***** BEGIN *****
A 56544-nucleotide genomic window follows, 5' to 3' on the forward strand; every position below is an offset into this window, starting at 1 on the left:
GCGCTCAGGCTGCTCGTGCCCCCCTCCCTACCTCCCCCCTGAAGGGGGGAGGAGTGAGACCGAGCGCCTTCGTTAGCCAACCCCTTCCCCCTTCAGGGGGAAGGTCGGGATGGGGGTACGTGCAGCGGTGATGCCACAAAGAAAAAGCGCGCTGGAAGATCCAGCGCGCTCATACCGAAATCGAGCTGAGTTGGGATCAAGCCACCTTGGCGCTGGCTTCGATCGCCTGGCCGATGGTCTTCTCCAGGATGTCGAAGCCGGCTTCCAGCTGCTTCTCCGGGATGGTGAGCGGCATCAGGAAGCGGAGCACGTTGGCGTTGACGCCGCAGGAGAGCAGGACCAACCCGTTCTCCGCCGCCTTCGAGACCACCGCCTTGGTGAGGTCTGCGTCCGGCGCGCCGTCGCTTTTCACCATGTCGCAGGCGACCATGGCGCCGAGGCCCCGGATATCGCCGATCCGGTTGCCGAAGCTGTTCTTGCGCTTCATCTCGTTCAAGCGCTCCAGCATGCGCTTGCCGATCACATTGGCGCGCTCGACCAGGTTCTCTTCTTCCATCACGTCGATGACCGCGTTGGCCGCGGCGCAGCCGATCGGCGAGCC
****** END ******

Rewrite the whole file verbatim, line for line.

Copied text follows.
A 56544-nucleotide genomic window follows, 5' to 3' on the forward strand; every position below is an offset into this window, starting at 1 on the left:
GCGCTCAGGCTGCTCGTGCCCCCCTCCCTACCTCCCCCCTGAAGGGGGGAGGAGTGAGACCGAGCGCCTTCGTTAGCCAACCCCTTCCCCCTTCAGGGGGAAGGTCGGGATGGGGGTACGTGCAGCGGTGATGCCACAAAGAAAAAGCGCGCTGGAAGATCCAGCGCGCTCATACCGAAATCGAGCTGAGTTGGGATCAAGCCACCTTGGCGCTGGCTTCGATCGCCTGGCCGATGGTCTTCTCCAGGATGTCGAAGCCGGCTTCCAGCTGCTTCTCCGGGATGGTGAGCGGCATCAGGAAGCGGAGCACGTTGGCGTTGACGCCGCAGGAGAGCAGGACCAACCCGTTCTCCGCCGCCTTCGAGACCACCGCCTTGGTGAGGTCTGCGTCCGGCGCGCCGTCGCTTTTCACCATGTCGCAGGCGACCATGGCGCCGAGGCCCCGGATATCGCCGATCCGGTTGCCGAAGCTGTTCTTGCGCTTCATCTCGTTCAAGCGCTCCAGCATGCGCTTGCCGATCACATTGGCGCGCTCGACCAGGTTCTCTTCTTCCATCACGTCGATGACCGCGTTGGCCGCGGCGCAGCCGATCGGCGAGCC